Response of climate extremes over Southern African Monsoon Region to
limiting global warming to 1.5℃ instead of 2℃
Already vulnerable monsoon regions like those in populous Africa are
expected to be hard-hit by the effects of anthropogenic global warming.
Therefore, such areas could benefit from low global warming levels.
Using the Community Earth System Model low-warming simulations, we study
the avoided impacts over the southern Africa monsoon region (SAMR) from
limiting warming to 1.5℃ instead of 2℃. There is a tendency of dryer and
significant warmer conditions being projected over SAMR at the
1.5℃warming world and is amplified at the 2℃warming world with warming
exceeding the mean global warming rates. Specifically, a change of 0.63℃
0.04℃ in surface temperature is projected from 1.5℃ to 2℃ warmer
world. Consequently, extreme climate events in the SAMR are also
estimated to respond to this warming albeit precipitation based extremes
showing higher uncertainty levels than temperature extremes. In
particular, there is a projected increase in severity of heatwaves and
the number of cumulative dry days accompanied by an increasing rainfall
intensity events from 1.5 to 2℃ warming in SAMR. This may have severe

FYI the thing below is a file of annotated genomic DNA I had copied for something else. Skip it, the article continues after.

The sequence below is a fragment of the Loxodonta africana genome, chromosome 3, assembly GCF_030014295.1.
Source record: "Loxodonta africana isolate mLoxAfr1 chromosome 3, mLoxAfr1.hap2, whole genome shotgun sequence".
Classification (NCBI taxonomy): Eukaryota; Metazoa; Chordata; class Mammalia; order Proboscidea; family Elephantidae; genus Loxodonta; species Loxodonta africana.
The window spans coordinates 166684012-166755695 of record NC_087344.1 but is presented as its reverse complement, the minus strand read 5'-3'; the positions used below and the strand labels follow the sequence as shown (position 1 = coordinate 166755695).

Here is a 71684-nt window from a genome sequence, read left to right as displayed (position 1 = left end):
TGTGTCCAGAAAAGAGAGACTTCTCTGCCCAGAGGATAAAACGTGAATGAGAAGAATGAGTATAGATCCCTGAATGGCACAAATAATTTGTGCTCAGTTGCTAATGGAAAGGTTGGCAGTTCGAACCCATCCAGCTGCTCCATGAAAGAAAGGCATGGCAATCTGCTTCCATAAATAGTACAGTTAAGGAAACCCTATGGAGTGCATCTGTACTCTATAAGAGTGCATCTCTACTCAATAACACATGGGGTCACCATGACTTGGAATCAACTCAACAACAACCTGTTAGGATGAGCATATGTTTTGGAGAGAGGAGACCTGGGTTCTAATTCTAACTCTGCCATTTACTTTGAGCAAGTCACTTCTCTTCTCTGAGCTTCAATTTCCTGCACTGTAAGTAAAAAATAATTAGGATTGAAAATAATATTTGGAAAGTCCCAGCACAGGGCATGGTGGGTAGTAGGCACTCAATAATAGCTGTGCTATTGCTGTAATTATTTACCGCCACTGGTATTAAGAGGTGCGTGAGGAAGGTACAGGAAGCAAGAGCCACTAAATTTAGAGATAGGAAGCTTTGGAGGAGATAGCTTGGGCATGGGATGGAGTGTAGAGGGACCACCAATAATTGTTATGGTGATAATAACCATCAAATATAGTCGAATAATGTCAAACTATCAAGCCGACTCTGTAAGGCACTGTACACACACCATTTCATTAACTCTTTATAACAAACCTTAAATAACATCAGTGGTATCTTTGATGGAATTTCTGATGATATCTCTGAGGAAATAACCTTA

implications for run-off characteristics in the region especially when
half of the land area here is being projected to have a 20% increase in
extreme precipitation. We also estimate an increase in cumulative dry
days in the SAMR where a decrease in rainfall is also expected with
warming. This may exacerbate drought occurrence in the region under a 2℃
warmer climate than under a 1.5℃ one. Restricting warming to 0.5℃ lower
than 2℃ is projected to result in 5 to 10 mm/day reductions in the
intensity of rainfall extremes across the SAMR. This restriction in
warming is also projected to lead to 29% (27-31%) to 42% (39-48%)
reduction in severity and frequency of high-temperature extreme events.
Once-in-10/20-year heat extremes may also be reduced by as much as 28%
(25-34%) to 37% (34-40%) from limiting warming to half a degree lower
than 2℃ in the region. Moreover, the probability of occurrence of the
record-breaking extreme drought experienced in summer of 1991/1992 in
southern Africa is projected to be reduced by about 20% 4% from
limiting warning to 1.5℃ instead of 2℃. This probability is heavily
linked to changes in temperature associated with that drought.
Therefore, restricting warming to low levels may indeed translate to
substantial benefits in the Southern Africa Monsoon region.